MAROULIS: Well, first and foremost my parents. Obviously the comments are being said to me, but I’m the one doing the sport; I’m the one that loves it and on some level that makes me oblivious to it because I don’t mind dealing with that. It’s like, “If this is what it takes to have to wrestle then fine.” I’m willing to deal with that. But I think that it was harder for my parents to have to sit back and watch that, with comments being made and things being said and things being written on forms and, “How are we going to get our daughter into a room where the coaches are willing to help?” But once we did find that room, to have that coach’s support was amazing. And, really, it was nice when a coach would just treat you like a wrestler—not like a girl, not like a guy—and would teach me the moves the same way he would teach a guy the moves. That was what really helped me.
PHONGSIRIVECH: You’ve said that wrestling made you more confident. How so?
MAROULIS: I was asked to quit every single sport I ever joined. I did ballet; I didn’t like being watched. I did diving; I was afraid of heights. [laughs] I did gymnastics and I was afraid of doing backflips. And so the instructors would literally ask my mom to never bring me back because all I would do was cry. You know, I was afraid of the dark and everything—I was just a scared little girl. But I think there’s something about when you make it through a really tough practice and you think, “Wow, I didn’t really know if I could get through that when we started it.” And then you do and it just gives you a little confidence, like, “OK. If I’ve done it once, I can do it again.” Or going into a room and it’s all boys and they’re all ignoring me and pretending like I don’t exist. The coach pretends I don’t exist. The first time I stood there, I pretty much was on the verge of crying for 20 minutes. I’m just standing and thinking, “This is so embarrassing. Everyone’s staring at me. Everyone’s ignoring me. I feel like an alien.” Eventually I stood there long enough that two guys let me start working in with them. So I wasn’t tough in that experience, but the more I went through it, I thought, “I’m not scared anymore. I’m in here, I already know what’s going to happen. All the guys are going to ignore me, so I’m just going to these two guys and I’ll tell them to let me work in with them.” So now I’m not afraid.
I went to Russia this past year in Dagestan, and it’s a predominantly Muslim area so they weren’t allowed to shake women’s hands, and it was so amazing because my coach [Valentin Kalika] fought for us to be able to wrestle there, and so we’re wrestling with these guys that have never seen women’s wrestling before. At first they’re trying to beat you up—they don’t respect you—but then they can tell that you’re persevering, you’re not quitting, you’re fighting just as hard, you’re doing the whole practice and you’re keeping up with them, you’re challenging them. The next day you can tell that you’ve earned their respect. When I started as that little girl, would I have been able to do something like that? No. But I think all of those experiences over and over and over again … little by little you realize, “Wow. I didn’t know if I could enjoy that. But I did. OK. Cool. I think I can do it again then. And this time I’m going to have more confidence when I do it again.” And it just builds and builds.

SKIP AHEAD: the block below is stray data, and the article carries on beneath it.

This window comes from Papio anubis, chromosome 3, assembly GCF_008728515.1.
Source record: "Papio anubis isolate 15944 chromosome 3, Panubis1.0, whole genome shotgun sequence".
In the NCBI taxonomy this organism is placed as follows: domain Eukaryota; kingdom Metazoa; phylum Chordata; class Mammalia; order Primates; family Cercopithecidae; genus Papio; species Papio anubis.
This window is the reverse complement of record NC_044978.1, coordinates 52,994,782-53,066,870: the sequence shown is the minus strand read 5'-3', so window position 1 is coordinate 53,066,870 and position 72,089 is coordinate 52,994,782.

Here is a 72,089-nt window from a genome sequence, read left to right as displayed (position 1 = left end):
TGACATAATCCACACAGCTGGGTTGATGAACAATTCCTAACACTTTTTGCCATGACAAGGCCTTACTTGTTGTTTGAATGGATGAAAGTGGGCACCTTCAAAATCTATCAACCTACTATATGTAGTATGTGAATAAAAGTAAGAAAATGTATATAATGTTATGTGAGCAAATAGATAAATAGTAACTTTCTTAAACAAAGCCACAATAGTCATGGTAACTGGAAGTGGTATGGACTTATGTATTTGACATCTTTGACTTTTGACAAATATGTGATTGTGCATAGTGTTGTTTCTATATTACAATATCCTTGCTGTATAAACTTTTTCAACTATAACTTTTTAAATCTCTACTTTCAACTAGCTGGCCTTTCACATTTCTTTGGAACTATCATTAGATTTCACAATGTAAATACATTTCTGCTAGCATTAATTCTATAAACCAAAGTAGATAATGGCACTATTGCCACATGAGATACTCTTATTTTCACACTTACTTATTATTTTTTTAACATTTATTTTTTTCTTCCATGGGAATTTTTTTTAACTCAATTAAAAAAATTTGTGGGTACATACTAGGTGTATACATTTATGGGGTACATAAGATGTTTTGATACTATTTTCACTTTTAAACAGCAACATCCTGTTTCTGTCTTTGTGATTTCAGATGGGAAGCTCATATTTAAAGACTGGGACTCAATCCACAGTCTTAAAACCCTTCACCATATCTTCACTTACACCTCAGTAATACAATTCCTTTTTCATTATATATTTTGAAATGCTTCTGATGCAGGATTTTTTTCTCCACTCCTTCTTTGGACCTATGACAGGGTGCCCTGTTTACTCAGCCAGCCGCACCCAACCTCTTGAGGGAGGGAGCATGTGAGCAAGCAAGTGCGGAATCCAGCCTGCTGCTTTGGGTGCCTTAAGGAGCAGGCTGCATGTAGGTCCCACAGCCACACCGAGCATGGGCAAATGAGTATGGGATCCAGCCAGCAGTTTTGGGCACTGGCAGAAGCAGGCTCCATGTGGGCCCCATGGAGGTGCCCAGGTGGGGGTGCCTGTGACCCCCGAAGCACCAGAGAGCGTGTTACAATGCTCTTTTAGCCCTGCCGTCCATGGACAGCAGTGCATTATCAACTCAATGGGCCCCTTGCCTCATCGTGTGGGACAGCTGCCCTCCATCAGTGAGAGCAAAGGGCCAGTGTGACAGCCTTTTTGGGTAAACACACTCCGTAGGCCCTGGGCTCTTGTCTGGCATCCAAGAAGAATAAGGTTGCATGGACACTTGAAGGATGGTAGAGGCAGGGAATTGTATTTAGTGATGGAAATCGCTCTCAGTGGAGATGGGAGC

PHONGSIRIVECH: And then you were selected to train in Japan for a while—and with Yoshida. How was that?
MAROULIS: They had a training camp, they opened the door and they allowed three Americans to go in. I was one of them. I remember walking in the room and [Yoshida]—she only competes at the World [Wrestling Championships] and in the Olympics, so you only see her once a year—she walks in and she’s the first person to grab a broom and start sweeping the mats. I thought, “Wow. Here’s this legend and she’s so humble.” She’s not above anything. She’s not too good for anything. She’s just being a great teammate. And I was probably annoying, asking her to go with me all the time. She’d say yes. I could tell she wasn’t harboring any bad feelings towards me. She was very, very respectful and I remember thinking, “Wow. This is why she’s a champion. This is why she consistently wins.” I wanted to emulate that and I wanted to learn from her, from that perspective—not just how to win from a wrestling standpoint, but how to be a winner. I studied her a lot. I think that was why I was really emotional after we wrestled because I truly felt it was an honor to be able to wrestle her. It was a very powerful moment.